Bermuda is well placed to tackle the challenges of new risks and alternative capital in 2015, Kathleen Reardon, the chief executive of Hamilton Re, speaking at a luncheon for members of the Bermuda Insurance Institute (BII).
Reardon commended the work of the BBI saying that the organisation provides opportunities for re/insurance professionals to gain qualifications and to be competitive.
“This is good for us professionally, and it’s good for the Bermuda market,” she said. “Providing an expert workforce to companies doing business on the Island is part of what keeps us top of mind as a preferred jurisdiction.”
She spoke of the relatively benign cat season, low interest rates and the impact of alternative capital on reinsurers – as well as new risks.
“We’re facing catastrophic new risks. Cyber hacking, Ebola, super storms – for an industry that sets prices based on past history, how do we assess the unknown risks of the future?” she said.
“All of this puts incredible pressure on our underwriters to maintain underwriting discipline, our CFOs to figure out ways to improve portfolio returns, and our executive management to achieve profitable growth.”
Reardon also said that the industry could appear in a “pretty dire” state, but said that she was “excited” about the possible developments ahead.
“We’re going to have to rethink some of the ways we do business. And we’re going to have to be quick to respond to changing market dynamics,” she said. “But Bermuda’s reputation as a major insurance and reinsurance hub was forged on the back of creativity and innovation, so I have every confidence that we’ll rise to the occasion.”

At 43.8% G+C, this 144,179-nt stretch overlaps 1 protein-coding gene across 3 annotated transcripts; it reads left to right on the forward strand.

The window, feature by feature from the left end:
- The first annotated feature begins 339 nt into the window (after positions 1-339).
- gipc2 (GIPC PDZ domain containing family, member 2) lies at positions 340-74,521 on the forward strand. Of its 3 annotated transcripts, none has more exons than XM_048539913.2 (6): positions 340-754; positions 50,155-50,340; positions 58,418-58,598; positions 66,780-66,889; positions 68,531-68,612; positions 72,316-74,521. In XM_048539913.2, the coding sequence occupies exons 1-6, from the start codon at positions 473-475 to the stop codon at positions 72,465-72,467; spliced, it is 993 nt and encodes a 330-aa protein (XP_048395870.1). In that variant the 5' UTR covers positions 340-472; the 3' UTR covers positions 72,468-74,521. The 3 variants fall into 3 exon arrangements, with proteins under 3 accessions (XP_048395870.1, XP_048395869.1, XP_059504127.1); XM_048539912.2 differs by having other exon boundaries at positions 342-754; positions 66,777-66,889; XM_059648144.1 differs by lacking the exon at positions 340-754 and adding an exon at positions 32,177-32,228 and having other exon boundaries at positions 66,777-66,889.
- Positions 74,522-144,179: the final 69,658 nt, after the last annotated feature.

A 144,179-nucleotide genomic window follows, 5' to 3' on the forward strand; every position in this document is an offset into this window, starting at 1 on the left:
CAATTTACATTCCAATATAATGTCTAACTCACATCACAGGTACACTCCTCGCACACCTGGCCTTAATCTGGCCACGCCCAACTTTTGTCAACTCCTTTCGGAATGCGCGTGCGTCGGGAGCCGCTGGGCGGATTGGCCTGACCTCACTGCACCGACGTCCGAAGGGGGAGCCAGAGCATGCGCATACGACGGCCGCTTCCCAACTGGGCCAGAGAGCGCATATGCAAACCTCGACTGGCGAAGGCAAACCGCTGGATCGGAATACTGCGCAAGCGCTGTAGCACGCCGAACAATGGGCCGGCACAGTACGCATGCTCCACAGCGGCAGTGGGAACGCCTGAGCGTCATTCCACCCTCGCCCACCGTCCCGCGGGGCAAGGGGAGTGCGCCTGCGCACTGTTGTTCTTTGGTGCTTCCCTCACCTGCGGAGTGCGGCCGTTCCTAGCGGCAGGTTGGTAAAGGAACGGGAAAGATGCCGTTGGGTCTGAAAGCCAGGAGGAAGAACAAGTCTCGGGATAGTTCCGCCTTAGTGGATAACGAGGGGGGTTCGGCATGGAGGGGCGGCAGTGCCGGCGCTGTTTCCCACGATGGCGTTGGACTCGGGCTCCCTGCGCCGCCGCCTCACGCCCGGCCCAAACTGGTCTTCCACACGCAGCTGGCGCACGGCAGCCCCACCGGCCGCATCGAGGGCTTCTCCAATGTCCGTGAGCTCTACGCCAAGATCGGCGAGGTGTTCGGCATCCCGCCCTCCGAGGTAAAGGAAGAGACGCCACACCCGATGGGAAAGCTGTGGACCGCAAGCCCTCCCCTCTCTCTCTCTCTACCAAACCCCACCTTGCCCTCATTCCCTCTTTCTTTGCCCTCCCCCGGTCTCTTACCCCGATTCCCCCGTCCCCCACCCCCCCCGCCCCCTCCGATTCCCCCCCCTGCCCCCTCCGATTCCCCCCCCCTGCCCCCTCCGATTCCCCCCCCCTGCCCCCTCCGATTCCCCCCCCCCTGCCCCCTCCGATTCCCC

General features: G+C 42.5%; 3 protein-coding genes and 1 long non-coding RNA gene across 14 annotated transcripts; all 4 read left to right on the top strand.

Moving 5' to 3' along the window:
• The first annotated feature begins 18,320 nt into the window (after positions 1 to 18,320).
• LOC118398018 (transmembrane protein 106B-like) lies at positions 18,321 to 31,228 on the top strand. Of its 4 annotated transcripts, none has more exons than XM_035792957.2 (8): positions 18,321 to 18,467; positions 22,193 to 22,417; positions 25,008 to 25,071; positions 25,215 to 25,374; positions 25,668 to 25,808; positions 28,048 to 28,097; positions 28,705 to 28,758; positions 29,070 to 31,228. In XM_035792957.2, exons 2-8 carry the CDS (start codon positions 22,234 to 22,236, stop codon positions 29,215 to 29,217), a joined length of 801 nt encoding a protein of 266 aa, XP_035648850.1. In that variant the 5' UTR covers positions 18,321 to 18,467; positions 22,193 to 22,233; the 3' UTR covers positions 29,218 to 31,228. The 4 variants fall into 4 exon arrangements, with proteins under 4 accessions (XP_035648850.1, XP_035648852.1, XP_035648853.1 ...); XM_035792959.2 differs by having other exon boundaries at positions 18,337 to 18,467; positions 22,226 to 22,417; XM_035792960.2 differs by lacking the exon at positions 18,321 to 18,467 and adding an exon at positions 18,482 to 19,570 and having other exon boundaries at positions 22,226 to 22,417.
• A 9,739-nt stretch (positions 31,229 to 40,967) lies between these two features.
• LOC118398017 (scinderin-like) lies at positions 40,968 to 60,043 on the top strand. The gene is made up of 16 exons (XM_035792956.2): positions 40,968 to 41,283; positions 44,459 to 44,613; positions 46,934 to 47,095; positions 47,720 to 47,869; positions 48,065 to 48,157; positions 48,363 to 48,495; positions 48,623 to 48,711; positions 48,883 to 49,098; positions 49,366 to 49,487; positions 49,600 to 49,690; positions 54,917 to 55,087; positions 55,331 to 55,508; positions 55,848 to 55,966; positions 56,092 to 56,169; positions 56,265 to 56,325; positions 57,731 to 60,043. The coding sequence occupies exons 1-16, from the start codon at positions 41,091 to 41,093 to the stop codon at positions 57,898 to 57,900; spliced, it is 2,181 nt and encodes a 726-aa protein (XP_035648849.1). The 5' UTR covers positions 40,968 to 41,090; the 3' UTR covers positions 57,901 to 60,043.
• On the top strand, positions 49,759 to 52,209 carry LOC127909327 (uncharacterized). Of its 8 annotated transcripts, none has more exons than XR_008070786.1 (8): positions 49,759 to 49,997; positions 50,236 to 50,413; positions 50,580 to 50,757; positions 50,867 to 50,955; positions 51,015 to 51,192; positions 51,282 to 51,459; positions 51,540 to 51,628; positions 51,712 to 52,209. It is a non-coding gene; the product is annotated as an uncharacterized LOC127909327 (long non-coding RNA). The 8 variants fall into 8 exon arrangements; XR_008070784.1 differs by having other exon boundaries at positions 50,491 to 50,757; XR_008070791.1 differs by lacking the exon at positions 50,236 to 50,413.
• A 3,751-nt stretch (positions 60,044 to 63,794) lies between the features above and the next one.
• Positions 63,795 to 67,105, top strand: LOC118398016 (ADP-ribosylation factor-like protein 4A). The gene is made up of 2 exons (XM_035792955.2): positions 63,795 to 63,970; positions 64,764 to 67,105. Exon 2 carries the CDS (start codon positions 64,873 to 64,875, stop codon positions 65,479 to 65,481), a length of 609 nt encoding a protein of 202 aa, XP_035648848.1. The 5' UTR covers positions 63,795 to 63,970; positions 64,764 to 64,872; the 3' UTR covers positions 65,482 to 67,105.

According to Reardon, 35 percent of premiums written is used to fund the distribution of insurance products and services, which she says is clearly far too high.
“We have to find ways to be more efficient,” she explained. “We’re ending this year with a consensus that if our industry doesn’t figure out how to do this, other industries will do it for us.
“A few months ago, Aon Benfield reported that the amount of alternative capital in the reinsurance marketplace was $59 billion. That’s an increase of 18 percent in the first six months of this year. In contrast, traditional capital increased just 6 percent over the same time period. So alternative capital providers are far outpacing traditional reinsurers in producing excess capital,” she said.
“In order for reinsurers to be relevant, their capital has to be as least as effective as the capital that cedants can get from other sources.”
She also spoke about the challenges of cyber risk.
“My boss, Brian Duperreault, says that cyber risk has all the hallmarks of a war. Brian says the industry has never been able to cover war as a risk, and perhaps cyber falls into that category,” she said.
However, despite these challenges, Reardon remained optimistic.
“The insurance industry is like a roller coaster. There will always be highs and lows, and the main thing is to hold on and enjoy the ride. And there are signs that many of us in the industry are doing just that,” she said.
“In spite of continued pressure on terms and conditions, and in spite of shrinking margins, companies are maintaining their underwriting discipline. They’re thinking through their exposures, and rejecting unreasonable requests. They’re being very conscientious about expanding coverage.
“These are scary, but exhilarating, times. We don’t know what next year will bring, but I know we have the talent, strength and vision in the Bermuda market to face whatever it is.”
Hamilton Re, Kathleen Reardon, Reinsurance, BII